According to Goodreads I have six books on the go right now. It was seven yesterday but last night I finally polished off the thoroughly mediocre Cuentos Filipinos that I’ve had from the library for six weeks so far (pro tip: if you’re thinking of producing a collection of short stories as a pretext for an extended geography lesson, please think again).
I should say that I’m not actively reading the other six–it’s been months since I read the first two volumes of March, a powerful memoir in graphic novel form of Rep. John Lewis’s involvement in the civil rights movement, and I just can’t seem to get around to the third. Books of essays and short stories are not my usual speed, and I blame their current prevalence in my reading list on the way having a child has shortened my attention span. I can’t read more than one or two novels at once these days because it takes me too long to finish them, and I lose track of the story. So I started reading Love and Trouble when I was stuck in the car waiting for the baby to wake up, and I didn’t have any of my current books with me but had been to a used book sale earlier in the week and had a pile to choose from in the back; I picked a book of short stories so I could leave it indefinitely in between readings. And I have; it’s been three weeks since I picked it up. It’s been even longer since I last dipped into Bad Feminist; I like it a lot, and I’m about halfway through it, but it never seems to be to hand when I’m sitting down to nurse the baby (which is when I get most of my reading done these days) and, because it’s a book of essays, I’m not compelled to seek it out to find out what happens next.
Similarly, I picked up the Graham Greene essays one day to read to the baby while I was nursing her (this is something I do extremely sporadically, read aloud to my toddler from adult books because I have this sort of fantasy of the whole family sitting around in the evenings knitting or drawing or whatever while someone reads aloud, like some posh English family in pre-television days, and I used to read to her from whatever I was reading but now she understands too much and I don’t want to read her anything with sex or violence or swear words, which is most of the things I read, so I picked up the Greene because it seemed likely to be fairly safe in that regard). I love Greene, but so far the essays have mostly been about Henry James and I haven’t been terribly motivated to keep reading. I have had three encounters with James; I read Portrait of a Lady a few years ago and enjoyed it, and before that I read Turn of the Screw, with which I was already somewhat familiar, having designed costumes for the opera version of the story for a class in college, and I liked it a lot.
However, my first encounter with James was nothing short of disastrous, as I attempted to read an entire novel–The Bostonians or The Ambassadors or The Americans or one of those–in a day so I could incorporate it into a supposedly term-length paper for my required freshman writing seminar. I remember sitting by the dry lake on campus paging through the small hardbound library book. I remember it was a sunny day. I remember I did terribly on the paper, and that I thoroughly disliked the professor, Dr. White, who I had wanted to like so much because she reminded me so much of one of my favorite high school teachers, Mrs. Grey, even down to their complementary names, but who rubbed me to the wrong way on the first day of class when she told us that she enjoyed teaching freshmen because our minds were “unformed,” which still annoys me; I can’t imagine that anyone, of any age, enjoys being told that their mind is unformed. Also I considered myself a pretty good writer at that point, having not yet been knocked down by the experience of college, and Dr. White definitely did not agree. I don’t remember anything about the book.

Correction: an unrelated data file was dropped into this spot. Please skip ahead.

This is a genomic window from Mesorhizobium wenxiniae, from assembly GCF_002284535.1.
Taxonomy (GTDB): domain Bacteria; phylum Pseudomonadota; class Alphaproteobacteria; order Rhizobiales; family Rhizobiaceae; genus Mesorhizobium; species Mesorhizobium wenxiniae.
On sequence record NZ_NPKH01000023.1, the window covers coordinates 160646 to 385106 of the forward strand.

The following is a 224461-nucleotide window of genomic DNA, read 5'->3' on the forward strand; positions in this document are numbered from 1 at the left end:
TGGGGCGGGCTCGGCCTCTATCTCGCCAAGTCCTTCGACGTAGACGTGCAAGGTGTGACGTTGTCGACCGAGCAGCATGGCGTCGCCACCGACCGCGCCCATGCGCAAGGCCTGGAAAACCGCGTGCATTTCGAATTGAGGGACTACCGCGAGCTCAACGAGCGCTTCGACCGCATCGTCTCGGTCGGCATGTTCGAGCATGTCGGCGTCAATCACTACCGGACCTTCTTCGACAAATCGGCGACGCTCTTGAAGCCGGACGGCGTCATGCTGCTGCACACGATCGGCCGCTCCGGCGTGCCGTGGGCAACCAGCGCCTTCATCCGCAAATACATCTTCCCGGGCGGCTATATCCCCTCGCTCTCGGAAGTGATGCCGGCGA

Anyway, I started reading The Wings of the Dove a couple of days ago so I could have a little more insight into what Greene is talking about in his Henry James essays, and so far the experience is mirroring the first encounter rather more than the latter two. I find his sentences just impenetrable. I mean:
No relation with him could be so short or so superficial as not to be somehow to your hurt; and this, in the strangest way in the world, not because he desired it to be—feeling often, as he surely must, the profit for him of its not being—but because there was never a mistake for you that he could leave unmade or a conviction of his impossibility in you that he could approach you without strengthening.
Just try to parse that sentence, let alone diagram it (seriously, I would love to see it diagrammed, sentence diagramming being an exercise I never quite got the hang of, nor saw the point of, in school). I started reading this both because of the Greene essays and because I had it on my kindle and it’s always good to have something to read in the dark while nursing the baby to sleep, but I have to say that at the end of the day when I’m putting my daughter to bed my mind is hardly in shape to make sense of such sentences.
My only current novel is Noli Me Tangere, a classic of Philippine literature, which I started reading over the weekend and so far am enjoying. The first several works I read for the Philippines–Cuentos Filipinos, Florante at Laura, and a few books of The Darangen (in case you were wondering, no, I didn’t manage to finish all four volumes before I had to bring them back to the library)–were not novels, and it’s always a relief to me to be back in my comfort zone of literary fiction.